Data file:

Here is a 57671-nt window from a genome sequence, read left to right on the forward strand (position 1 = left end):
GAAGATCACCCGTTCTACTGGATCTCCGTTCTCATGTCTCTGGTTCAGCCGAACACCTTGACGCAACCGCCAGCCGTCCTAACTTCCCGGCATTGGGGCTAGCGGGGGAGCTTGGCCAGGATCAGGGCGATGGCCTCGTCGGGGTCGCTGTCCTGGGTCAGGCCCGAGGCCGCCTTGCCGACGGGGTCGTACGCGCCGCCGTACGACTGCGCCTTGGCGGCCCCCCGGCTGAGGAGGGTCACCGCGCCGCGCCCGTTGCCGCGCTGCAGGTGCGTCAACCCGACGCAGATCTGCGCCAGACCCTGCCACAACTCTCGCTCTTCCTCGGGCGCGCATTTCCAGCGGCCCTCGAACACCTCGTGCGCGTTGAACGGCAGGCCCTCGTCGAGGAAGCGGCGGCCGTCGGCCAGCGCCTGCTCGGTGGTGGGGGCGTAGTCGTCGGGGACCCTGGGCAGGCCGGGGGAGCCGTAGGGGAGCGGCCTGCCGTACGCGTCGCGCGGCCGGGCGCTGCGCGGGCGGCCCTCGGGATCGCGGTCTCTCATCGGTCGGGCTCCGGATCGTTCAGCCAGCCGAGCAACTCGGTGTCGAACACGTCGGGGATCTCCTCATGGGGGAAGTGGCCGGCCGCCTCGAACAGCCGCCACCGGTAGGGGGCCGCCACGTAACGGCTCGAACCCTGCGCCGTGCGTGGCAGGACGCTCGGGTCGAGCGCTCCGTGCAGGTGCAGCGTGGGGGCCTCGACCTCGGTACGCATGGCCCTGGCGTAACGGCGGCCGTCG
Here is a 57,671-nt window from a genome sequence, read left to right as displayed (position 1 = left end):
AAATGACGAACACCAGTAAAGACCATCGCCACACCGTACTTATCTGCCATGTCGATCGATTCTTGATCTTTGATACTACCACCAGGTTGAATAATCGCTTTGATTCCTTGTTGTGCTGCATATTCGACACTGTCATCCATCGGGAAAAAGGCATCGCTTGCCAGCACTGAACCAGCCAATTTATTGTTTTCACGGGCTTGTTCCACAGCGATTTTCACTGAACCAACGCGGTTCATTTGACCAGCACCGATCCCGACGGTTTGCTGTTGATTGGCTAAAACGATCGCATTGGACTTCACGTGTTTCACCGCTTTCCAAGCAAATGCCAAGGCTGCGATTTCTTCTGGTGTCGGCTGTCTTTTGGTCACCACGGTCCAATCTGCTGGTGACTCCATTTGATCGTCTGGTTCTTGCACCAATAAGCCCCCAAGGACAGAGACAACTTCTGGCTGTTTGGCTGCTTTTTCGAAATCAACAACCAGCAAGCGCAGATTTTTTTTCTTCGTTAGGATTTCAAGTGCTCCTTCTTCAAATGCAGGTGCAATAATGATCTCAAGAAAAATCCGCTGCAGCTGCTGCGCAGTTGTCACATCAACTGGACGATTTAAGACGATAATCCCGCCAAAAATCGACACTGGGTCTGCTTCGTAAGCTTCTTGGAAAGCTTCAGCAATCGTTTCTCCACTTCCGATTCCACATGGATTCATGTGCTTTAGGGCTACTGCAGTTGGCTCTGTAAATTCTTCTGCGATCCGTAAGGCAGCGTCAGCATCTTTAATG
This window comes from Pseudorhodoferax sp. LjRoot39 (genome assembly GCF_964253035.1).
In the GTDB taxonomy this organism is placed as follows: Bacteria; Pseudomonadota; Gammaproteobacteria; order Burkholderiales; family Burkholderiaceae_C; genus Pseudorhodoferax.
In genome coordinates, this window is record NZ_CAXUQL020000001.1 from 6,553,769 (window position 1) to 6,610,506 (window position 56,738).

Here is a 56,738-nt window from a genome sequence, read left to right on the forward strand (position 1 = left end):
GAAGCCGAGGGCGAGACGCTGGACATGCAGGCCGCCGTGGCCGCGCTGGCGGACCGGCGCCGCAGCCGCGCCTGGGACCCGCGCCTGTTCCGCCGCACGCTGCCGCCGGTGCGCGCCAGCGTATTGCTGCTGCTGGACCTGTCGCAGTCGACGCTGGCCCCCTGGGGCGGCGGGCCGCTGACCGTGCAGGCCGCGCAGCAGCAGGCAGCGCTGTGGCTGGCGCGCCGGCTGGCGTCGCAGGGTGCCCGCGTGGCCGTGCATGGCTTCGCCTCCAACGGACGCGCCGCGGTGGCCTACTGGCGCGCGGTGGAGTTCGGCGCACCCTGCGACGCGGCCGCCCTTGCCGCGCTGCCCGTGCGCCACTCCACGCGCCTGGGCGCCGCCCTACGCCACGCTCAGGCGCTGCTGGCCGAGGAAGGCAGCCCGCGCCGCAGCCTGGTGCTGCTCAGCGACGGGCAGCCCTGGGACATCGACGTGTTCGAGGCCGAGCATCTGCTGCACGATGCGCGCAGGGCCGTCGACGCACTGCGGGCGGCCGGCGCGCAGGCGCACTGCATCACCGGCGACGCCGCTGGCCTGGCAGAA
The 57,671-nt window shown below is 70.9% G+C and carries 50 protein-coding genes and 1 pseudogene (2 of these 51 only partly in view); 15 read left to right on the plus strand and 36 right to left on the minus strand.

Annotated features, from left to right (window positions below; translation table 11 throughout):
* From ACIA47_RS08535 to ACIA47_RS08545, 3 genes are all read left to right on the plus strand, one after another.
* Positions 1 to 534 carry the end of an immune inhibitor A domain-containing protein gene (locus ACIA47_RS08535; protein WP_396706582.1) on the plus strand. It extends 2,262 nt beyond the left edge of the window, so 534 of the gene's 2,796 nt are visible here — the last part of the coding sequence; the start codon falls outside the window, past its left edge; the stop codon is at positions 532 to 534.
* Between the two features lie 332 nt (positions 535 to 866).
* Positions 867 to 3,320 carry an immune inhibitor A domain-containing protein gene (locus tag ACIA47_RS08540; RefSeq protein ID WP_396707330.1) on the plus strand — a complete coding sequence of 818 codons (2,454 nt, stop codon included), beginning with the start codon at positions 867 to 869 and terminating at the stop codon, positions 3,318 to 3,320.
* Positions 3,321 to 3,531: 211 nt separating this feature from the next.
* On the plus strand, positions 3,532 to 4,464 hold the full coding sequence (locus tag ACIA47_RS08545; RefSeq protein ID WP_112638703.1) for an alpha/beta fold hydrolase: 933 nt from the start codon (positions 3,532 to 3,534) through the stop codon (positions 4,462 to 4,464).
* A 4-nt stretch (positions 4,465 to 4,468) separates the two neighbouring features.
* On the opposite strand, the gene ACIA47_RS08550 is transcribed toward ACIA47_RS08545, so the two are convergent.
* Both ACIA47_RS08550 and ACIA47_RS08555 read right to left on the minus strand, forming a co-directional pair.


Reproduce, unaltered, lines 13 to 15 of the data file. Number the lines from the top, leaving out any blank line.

* Positions 1 to 534 carry the end of an immune inhibitor A domain-containing protein gene (locus ACIA47_RS08535; protein WP_396706582.1) on the plus strand. It extends 2,262 nt beyond the left edge of the window, so 534 of the gene's 2,796 nt are visible here — the last part of the coding sequence; the start codon falls outside the window, past its left edge; the stop codon is at positions 532 to 534.
* Between the two features lie 332 nt (positions 535 to 866).
* Positions 867 to 3,320 carry an immune inhibitor A domain-containing protein gene (locus tag ACIA47_RS08540; RefSeq protein ID WP_396707330.1) on the plus strand — a complete coding sequence of 818 codons (2,454 nt, stop codon included), beginning with the start codon at positions 867 to 869 and terminating at the stop codon, positions 3,318 to 3,320.